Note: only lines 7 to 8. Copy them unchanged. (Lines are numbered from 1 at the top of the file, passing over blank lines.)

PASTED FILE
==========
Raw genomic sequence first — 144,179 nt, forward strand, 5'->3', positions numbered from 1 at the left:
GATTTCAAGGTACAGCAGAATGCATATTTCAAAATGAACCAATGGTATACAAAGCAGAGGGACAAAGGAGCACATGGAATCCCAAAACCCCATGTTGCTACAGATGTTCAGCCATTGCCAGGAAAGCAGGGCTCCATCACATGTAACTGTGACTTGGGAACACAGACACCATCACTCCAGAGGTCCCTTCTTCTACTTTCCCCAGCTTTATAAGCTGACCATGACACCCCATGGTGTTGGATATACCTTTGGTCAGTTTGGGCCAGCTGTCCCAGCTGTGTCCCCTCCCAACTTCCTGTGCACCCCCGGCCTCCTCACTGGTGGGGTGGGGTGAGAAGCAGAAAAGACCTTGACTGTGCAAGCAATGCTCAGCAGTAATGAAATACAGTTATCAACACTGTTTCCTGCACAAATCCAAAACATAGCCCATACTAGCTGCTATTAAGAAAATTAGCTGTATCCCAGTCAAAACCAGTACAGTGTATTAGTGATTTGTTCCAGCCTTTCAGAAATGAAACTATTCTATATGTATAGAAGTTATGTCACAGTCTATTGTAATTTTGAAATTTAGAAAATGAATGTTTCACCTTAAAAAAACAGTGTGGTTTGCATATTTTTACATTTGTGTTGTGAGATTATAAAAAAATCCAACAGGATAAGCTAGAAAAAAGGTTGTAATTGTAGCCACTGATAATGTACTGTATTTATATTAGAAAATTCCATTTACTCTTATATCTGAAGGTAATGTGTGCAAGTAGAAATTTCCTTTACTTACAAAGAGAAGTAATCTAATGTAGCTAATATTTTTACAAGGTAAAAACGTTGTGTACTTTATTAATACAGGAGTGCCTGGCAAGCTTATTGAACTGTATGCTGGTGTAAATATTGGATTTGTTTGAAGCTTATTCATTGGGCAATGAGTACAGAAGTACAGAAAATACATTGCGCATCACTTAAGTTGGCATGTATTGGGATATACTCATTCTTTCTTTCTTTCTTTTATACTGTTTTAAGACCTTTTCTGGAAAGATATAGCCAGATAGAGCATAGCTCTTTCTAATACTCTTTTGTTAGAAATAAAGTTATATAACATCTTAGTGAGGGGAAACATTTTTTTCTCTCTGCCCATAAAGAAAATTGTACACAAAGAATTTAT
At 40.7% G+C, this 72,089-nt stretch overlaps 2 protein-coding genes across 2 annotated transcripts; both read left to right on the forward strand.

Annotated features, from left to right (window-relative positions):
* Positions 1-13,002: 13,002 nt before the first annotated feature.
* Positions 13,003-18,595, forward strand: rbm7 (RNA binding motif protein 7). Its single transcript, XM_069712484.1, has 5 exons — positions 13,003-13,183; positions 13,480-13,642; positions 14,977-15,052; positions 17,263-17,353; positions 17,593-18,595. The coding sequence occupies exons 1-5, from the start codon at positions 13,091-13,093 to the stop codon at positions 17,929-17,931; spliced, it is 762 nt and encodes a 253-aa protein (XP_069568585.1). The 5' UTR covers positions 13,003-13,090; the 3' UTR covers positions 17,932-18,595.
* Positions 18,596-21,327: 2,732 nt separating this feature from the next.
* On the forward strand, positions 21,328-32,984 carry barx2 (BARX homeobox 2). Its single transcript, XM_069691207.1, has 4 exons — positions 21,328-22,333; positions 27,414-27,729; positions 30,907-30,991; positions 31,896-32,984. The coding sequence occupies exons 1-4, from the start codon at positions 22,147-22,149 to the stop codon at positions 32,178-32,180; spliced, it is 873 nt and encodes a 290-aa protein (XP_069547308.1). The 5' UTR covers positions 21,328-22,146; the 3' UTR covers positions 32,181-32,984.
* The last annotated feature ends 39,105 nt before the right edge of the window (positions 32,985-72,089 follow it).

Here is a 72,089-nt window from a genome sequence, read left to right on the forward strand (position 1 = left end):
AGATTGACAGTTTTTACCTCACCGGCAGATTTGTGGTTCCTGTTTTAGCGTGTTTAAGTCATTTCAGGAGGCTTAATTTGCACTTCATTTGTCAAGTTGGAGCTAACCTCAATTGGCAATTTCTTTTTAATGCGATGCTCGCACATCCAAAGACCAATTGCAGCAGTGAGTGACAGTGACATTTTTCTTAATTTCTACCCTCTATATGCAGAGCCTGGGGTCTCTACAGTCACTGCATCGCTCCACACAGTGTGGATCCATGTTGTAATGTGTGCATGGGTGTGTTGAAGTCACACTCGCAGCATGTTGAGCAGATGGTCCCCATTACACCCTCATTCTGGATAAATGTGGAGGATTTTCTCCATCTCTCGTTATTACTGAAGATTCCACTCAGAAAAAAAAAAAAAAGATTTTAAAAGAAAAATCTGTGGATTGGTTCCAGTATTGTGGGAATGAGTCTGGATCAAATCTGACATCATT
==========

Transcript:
* Positions 18,596-21,327: 2,732 nt separating this feature from the next.
* On the forward strand, positions 21,328-32,984 carry barx2 (BARX homeobox 2). Its single transcript, XM_069691207.1, has 4 exons — positions 21,328-22,333; positions 27,414-27,729; positions 30,907-30,991; positions 31,896-32,984. The coding sequence occupies exons 1-4, from the start codon at positions 22,147-22,149 to the stop codon at positions 32,178-32,180; spliced, it is 873 nt and encodes a 290-aa protein (XP_069547308.1). The 5' UTR covers positions 21,328-22,146; the 3' UTR covers positions 32,181-32,984.